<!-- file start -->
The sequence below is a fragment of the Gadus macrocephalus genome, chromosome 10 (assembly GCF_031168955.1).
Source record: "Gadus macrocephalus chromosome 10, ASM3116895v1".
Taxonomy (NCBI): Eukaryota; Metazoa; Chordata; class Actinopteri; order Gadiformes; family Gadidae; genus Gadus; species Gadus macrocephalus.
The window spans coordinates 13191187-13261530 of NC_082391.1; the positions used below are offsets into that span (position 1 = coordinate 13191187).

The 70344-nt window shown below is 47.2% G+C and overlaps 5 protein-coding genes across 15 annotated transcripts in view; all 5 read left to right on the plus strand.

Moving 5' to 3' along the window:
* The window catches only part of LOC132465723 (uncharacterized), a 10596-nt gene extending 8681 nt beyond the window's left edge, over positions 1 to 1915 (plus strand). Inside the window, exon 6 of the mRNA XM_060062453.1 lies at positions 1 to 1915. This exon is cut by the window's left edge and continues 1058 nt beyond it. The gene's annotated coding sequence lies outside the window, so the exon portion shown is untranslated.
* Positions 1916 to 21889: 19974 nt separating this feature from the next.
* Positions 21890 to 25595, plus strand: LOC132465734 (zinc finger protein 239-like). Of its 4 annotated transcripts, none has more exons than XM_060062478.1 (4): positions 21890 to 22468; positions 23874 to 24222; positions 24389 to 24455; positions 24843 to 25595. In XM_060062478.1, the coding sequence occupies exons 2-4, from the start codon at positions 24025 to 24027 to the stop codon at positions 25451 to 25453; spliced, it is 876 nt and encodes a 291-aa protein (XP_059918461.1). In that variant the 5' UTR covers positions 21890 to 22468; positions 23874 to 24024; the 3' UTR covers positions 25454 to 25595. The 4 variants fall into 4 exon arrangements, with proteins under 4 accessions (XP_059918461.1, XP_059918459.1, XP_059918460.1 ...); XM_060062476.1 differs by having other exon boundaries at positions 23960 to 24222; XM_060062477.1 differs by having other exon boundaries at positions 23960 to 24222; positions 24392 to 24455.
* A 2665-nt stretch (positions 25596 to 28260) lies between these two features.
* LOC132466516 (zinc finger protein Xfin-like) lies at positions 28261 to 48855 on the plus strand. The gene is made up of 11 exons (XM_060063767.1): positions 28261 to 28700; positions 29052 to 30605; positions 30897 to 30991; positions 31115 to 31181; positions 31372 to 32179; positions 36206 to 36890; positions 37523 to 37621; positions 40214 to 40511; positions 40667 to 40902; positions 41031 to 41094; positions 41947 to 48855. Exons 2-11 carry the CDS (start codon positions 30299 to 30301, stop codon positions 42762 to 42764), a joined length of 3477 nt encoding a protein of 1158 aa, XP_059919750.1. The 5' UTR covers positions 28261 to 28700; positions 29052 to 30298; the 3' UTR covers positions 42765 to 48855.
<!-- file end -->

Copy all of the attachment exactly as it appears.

The sequence below is a fragment of the Gadus macrocephalus genome, chromosome 10 (assembly GCF_031168955.1).
Source record: "Gadus macrocephalus chromosome 10, ASM3116895v1".
Taxonomy (NCBI): Eukaryota; Metazoa; Chordata; class Actinopteri; order Gadiformes; family Gadidae; genus Gadus; species Gadus macrocephalus.
The window spans coordinates 13191187-13261530 of NC_082391.1; the positions used below are offsets into that span (position 1 = coordinate 13191187).

The 70344-nt window shown below is 47.2% G+C and overlaps 5 protein-coding genes across 15 annotated transcripts in view; all 5 read left to right on the plus strand.

Moving 5' to 3' along the window:
* The window catches only part of LOC132465723 (uncharacterized), a 10596-nt gene extending 8681 nt beyond the window's left edge, over positions 1 to 1915 (plus strand). Inside the window, exon 6 of the mRNA XM_060062453.1 lies at positions 1 to 1915. This exon is cut by the window's left edge and continues 1058 nt beyond it. The gene's annotated coding sequence lies outside the window, so the exon portion shown is untranslated.
* Positions 1916 to 21889: 19974 nt separating this feature from the next.
* Positions 21890 to 25595, plus strand: LOC132465734 (zinc finger protein 239-like). Of its 4 annotated transcripts, none has more exons than XM_060062478.1 (4): positions 21890 to 22468; positions 23874 to 24222; positions 24389 to 24455; positions 24843 to 25595. In XM_060062478.1, the coding sequence occupies exons 2-4, from the start codon at positions 24025 to 24027 to the stop codon at positions 25451 to 25453; spliced, it is 876 nt and encodes a 291-aa protein (XP_059918461.1). In that variant the 5' UTR covers positions 21890 to 22468; positions 23874 to 24024; the 3' UTR covers positions 25454 to 25595. The 4 variants fall into 4 exon arrangements, with proteins under 4 accessions (XP_059918461.1, XP_059918459.1, XP_059918460.1 ...); XM_060062476.1 differs by having other exon boundaries at positions 23960 to 24222; XM_060062477.1 differs by having other exon boundaries at positions 23960 to 24222; positions 24392 to 24455.
* A 2665-nt stretch (positions 25596 to 28260) lies between these two features.
* LOC132466516 (zinc finger protein Xfin-like) lies at positions 28261 to 48855 on the plus strand. The gene is made up of 11 exons (XM_060063767.1): positions 28261 to 28700; positions 29052 to 30605; positions 30897 to 30991; positions 31115 to 31181; positions 31372 to 32179; positions 36206 to 36890; positions 37523 to 37621; positions 40214 to 40511; positions 40667 to 40902; positions 41031 to 41094; positions 41947 to 48855. Exons 2-11 carry the CDS (start codon positions 30299 to 30301, stop codon positions 42762 to 42764), a joined length of 3477 nt encoding a protein of 1158 aa, XP_059919750.1. The 5' UTR covers positions 28261 to 28700; positions 29052 to 30298; the 3' UTR covers positions 42765 to 48855.